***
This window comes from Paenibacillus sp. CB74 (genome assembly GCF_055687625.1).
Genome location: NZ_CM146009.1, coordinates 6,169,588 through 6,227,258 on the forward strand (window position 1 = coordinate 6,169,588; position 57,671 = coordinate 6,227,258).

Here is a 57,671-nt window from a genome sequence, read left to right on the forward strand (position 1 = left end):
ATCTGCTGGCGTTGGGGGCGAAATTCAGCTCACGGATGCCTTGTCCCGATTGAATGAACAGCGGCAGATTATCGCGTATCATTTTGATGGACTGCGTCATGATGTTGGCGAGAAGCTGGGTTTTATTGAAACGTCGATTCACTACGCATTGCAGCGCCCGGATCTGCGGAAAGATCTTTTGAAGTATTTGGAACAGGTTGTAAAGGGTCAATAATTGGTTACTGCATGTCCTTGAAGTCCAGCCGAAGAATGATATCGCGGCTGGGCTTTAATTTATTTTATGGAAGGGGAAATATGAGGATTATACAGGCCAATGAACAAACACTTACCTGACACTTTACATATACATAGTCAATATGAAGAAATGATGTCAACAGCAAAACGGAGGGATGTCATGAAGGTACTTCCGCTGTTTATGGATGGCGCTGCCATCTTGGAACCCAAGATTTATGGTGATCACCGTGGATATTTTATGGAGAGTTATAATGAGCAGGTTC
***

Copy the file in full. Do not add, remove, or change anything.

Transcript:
This window comes from Paenibacillus sp. CB74 (genome assembly GCF_055687625.1).
Genome location: NZ_CM146009.1, coordinates 6,169,588 through 6,227,258 on the forward strand (window position 1 = coordinate 6,169,588; position 57,671 = coordinate 6,227,258).

Here is a 57,671-nt window from a genome sequence, read left to right on the forward strand (position 1 = left end):
ATCTGCTGGCGTTGGGGGCGAAATTCAGCTCACGGATGCCTTGTCCCGATTGAATGAACAGCGGCAGATTATCGCGTATCATTTTGATGGACTGCGTCATGATGTTGGCGAGAAGCTGGGTTTTATTGAAACGTCGATTCACTACGCATTGCAGCGCCCGGATCTGCGGAAAGATCTTTTGAAGTATTTGGAACAGGTTGTAAAGGGTCAATAATTGGTTACTGCATGTCCTTGAAGTCCAGCCGAAGAATGATATCGCGGCTGGGCTTTAATTTATTTTATGGAAGGGGAAATATGAGGATTATACAGGCCAATGAACAAACACTTACCTGACACTTTACATATACATAGTCAATATGAAGAAATGATGTCAACAGCAAAACGGAGGGATGTCATGAAGGTACTTCCGCTGTTTATGGATGGCGCTGCCATCTTGGAACCCAAGATTTATGGTGATCACCGTGGATATTTTATGGAGAGTTATAATGAGCAGGTTC